She confirmed that her website is the only place you can buy her book, but, hey, she signed it for me. And? Then her sister's story rocked my world. And now I'm sharing it with you so it can rock your world. [And then I'm gonna buy her other sister's book. So it can rock my world too.]
It's a roller coaster ride that's well-worth the price of the ride. (less)
Genealogists and family historians, stop what you are doing right now and read this.
You absolutely must read the book In the Blood by Steve Robin...moreStop.
Genealogists and family historians, stop what you are doing right now and read this.
You absolutely must read the book In the Blood by Steve Robinson.
Take a break from your own research and see what happens when a very creative person's mind takes some genealogical ideas and fleshes out a story of intrigue, mystery, and murder. If I had been reading a paper copy, I'd call this one a page turner, but as it happens I was reading it on my new Nook Tablet, Valentina. [Yes, I name my gadgets. Makes it easier to curse at them when they don't work.]
I stayed up late to read it. I woke up early [in part because of my Pug, Millie] to read it. And I read when I should have been blogging. It was that good.
It was good to see characters I could relate to on a genealogical level. Mr. Robinson did not assume I was dumb and wouldn't have a clue as to what he was talking about. Through his characters he briefly explained in dialogue or in a action what was going on genealogy-wise, and I appreciated that immensely.
I read a lot, especially suspense murder mysteries, and I can truly say that In the Blood is on par with the best. Then add the genealogy part, and, well, this one is a winner.
Mr. Robinson weaves a multi-layered tale with the flawed protagonist, Jefferson Tayte, being pushed out of his comfort zone to search for the answer. Kinda like what we genealogists and family historians do every day. We research the past looking for answers about our ancestors and our ourselves.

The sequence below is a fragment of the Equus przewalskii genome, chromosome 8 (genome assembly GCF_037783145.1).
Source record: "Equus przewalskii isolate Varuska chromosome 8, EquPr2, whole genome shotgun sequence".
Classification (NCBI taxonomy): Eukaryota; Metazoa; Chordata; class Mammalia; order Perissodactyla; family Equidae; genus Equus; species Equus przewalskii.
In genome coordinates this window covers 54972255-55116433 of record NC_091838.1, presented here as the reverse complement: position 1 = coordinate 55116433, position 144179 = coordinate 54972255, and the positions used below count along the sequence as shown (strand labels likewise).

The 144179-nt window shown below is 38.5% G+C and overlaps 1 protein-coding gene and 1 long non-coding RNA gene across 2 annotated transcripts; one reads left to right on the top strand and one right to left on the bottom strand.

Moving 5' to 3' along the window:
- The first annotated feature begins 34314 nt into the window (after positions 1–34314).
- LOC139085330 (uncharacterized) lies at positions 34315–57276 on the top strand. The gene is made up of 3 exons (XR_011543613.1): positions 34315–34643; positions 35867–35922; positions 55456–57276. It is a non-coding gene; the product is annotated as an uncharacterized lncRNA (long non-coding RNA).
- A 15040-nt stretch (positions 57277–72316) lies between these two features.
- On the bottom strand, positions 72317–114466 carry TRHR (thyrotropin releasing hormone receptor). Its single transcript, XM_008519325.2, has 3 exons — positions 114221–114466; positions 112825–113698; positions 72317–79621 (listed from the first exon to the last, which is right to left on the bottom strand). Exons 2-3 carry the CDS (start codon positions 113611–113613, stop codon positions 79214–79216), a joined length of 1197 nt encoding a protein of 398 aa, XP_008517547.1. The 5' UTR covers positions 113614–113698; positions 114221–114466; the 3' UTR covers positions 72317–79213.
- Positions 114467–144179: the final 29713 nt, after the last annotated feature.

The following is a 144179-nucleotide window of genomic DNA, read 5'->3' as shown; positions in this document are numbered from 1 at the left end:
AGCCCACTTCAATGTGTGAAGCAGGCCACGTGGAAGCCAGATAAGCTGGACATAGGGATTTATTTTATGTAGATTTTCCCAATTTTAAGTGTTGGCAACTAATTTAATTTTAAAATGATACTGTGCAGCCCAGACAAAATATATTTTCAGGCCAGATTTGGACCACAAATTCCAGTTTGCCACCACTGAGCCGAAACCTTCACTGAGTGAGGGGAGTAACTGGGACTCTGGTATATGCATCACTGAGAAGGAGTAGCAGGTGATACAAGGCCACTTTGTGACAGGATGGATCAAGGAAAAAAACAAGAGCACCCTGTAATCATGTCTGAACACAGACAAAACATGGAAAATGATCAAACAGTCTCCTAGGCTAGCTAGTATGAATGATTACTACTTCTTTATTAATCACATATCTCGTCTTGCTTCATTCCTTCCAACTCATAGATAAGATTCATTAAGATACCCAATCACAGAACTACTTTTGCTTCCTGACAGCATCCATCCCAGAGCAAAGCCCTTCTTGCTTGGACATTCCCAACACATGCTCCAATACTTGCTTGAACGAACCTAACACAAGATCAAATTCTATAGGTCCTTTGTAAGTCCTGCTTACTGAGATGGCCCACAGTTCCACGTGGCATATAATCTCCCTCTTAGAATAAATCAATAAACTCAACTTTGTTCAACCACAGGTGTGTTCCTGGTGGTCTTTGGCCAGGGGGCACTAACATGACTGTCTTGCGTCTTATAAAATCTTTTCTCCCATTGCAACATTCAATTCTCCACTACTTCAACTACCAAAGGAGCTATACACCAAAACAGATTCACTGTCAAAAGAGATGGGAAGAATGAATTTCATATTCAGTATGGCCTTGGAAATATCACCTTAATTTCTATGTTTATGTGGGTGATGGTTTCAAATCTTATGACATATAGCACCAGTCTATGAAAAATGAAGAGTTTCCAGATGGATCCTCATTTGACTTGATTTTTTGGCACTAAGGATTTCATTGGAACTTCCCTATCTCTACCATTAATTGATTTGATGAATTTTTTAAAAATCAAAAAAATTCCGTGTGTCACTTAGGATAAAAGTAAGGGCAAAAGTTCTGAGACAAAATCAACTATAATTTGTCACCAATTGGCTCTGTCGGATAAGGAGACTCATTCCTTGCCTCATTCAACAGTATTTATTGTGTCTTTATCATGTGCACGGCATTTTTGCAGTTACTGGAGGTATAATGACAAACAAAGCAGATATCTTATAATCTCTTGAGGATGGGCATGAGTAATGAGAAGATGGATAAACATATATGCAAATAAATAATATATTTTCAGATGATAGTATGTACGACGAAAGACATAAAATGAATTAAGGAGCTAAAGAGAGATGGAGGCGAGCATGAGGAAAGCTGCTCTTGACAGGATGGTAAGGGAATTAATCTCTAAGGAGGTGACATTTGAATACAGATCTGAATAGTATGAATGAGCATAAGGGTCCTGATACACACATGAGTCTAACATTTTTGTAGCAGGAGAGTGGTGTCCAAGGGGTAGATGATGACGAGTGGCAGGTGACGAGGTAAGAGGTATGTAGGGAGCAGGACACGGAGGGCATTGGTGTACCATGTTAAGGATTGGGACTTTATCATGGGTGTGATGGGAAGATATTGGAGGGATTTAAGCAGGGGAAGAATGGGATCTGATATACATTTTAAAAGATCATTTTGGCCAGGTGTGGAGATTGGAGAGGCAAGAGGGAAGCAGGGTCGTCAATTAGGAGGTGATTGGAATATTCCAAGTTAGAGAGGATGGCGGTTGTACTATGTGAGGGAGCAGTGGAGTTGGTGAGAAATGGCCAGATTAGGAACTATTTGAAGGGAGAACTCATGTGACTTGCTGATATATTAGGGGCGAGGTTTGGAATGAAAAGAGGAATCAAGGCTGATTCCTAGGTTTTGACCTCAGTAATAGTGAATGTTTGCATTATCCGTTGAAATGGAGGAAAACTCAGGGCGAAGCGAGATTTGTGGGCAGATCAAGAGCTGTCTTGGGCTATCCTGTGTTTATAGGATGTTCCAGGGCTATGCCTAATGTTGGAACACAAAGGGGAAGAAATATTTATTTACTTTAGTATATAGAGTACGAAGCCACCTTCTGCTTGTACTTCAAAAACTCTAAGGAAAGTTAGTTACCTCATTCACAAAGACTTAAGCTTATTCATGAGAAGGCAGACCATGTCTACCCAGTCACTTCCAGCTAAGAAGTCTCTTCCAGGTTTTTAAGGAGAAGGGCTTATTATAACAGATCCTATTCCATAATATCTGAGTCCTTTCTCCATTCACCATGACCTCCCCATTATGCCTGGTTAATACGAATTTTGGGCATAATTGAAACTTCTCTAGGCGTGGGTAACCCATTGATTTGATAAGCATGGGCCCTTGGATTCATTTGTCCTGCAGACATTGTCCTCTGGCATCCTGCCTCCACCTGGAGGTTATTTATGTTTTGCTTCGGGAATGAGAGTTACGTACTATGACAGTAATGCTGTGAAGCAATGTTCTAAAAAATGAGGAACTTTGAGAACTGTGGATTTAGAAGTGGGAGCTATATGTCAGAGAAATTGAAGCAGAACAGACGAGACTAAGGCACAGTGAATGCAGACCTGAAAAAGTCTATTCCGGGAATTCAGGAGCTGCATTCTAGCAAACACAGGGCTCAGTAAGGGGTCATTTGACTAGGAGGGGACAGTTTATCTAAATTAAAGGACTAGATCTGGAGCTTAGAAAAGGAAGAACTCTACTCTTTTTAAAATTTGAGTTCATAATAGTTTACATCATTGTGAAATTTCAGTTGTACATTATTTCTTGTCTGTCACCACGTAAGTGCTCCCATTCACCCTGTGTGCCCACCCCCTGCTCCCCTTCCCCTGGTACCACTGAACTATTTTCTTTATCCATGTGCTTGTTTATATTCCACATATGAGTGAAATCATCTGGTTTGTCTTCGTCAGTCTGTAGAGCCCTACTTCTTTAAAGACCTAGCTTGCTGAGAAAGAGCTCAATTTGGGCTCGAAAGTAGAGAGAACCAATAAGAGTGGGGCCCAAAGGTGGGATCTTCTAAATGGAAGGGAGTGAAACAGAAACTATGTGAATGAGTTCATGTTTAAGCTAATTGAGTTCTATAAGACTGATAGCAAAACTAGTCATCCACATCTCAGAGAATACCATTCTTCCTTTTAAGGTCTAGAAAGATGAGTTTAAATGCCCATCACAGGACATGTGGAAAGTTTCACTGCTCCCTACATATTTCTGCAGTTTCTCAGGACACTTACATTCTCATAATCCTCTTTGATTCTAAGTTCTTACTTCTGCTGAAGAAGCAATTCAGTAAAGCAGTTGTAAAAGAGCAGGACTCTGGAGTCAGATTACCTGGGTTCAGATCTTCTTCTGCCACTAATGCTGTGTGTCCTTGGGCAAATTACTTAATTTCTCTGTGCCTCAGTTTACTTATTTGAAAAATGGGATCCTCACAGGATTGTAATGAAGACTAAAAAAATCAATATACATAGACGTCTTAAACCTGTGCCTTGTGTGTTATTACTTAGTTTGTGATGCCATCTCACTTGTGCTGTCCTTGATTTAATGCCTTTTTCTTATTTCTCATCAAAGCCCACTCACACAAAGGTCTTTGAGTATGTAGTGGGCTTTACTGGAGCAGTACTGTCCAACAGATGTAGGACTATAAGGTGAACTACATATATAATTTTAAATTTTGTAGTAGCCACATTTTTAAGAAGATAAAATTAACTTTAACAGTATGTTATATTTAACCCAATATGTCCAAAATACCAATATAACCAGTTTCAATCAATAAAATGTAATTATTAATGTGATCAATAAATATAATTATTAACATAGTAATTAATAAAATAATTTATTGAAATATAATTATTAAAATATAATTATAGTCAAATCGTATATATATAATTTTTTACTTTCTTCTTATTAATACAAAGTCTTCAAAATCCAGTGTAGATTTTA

Does Tayte find the answers? I dunno. You're gonna have to read it. All 877 pages of it. [Told you he fleshes it out.] (less)
I dare you to read the first sentence of Chapter 1 in the book In the Territory of Lies by authors Lois Stickell and Peg Robarchek and not buy the boo...moreI dare you to read the first sentence of Chapter 1 in the book In the Territory of Lies by authors Lois Stickell and Peg Robarchek and not buy the book.
Stickell and Robarchek got me on the hook with the first line, reeled me in with the first chapter, and before I even knew what happened, I was a dusty fish story by the end of their book. Seriously.
In the Territory of Lies, two women are ultimately brought together by genealogy, family history, and the internet. And, oh yeah. A family mystery to solve too.
Interestingly, the internet is the main setting for this book, but it's also a character in the book. And I would go so far as to say it's a literary device. [But only because I need to justify all that time and money to have that English degree hanging above me on my wall as I write this review. ;) ] This novel is uniquely written within emails and online message boards, and the 2 main characters are perfectly flawed as all good main characters should be.
When I began to read a sample of this novel sent to me by Peg Robarchek, one of the authors, I went from curious to laughing to oh-my-gosh-that's-not-so-funny-anymore by the end of the first chapter. I promptly emailed Ms. Robarchek back, and eagerly explained that I was going to buy it and review it, and she offered to send me a review copy, which I patiently waited for [Read: checked the mailbox twice daily.] until it arrived. Once I began reading it, I never stopped until I finished it less than 24 hours of receiving it.
Afterwards, I asked myself why I really clicked with their fabulous book and this is what I came up with:
*The book involves genealogy and family history. [No explanation needed on that one.] *The book has a mystery to solve. And it does it so very well. *The characters are raw and real, and that made me empathize with them oh so much more. *It made me laugh. *It took 2 very unlikely characters and brought them together. *It happened on the internet in exactly the same way I've met people online while doing research. [Okay. Almost the same way.]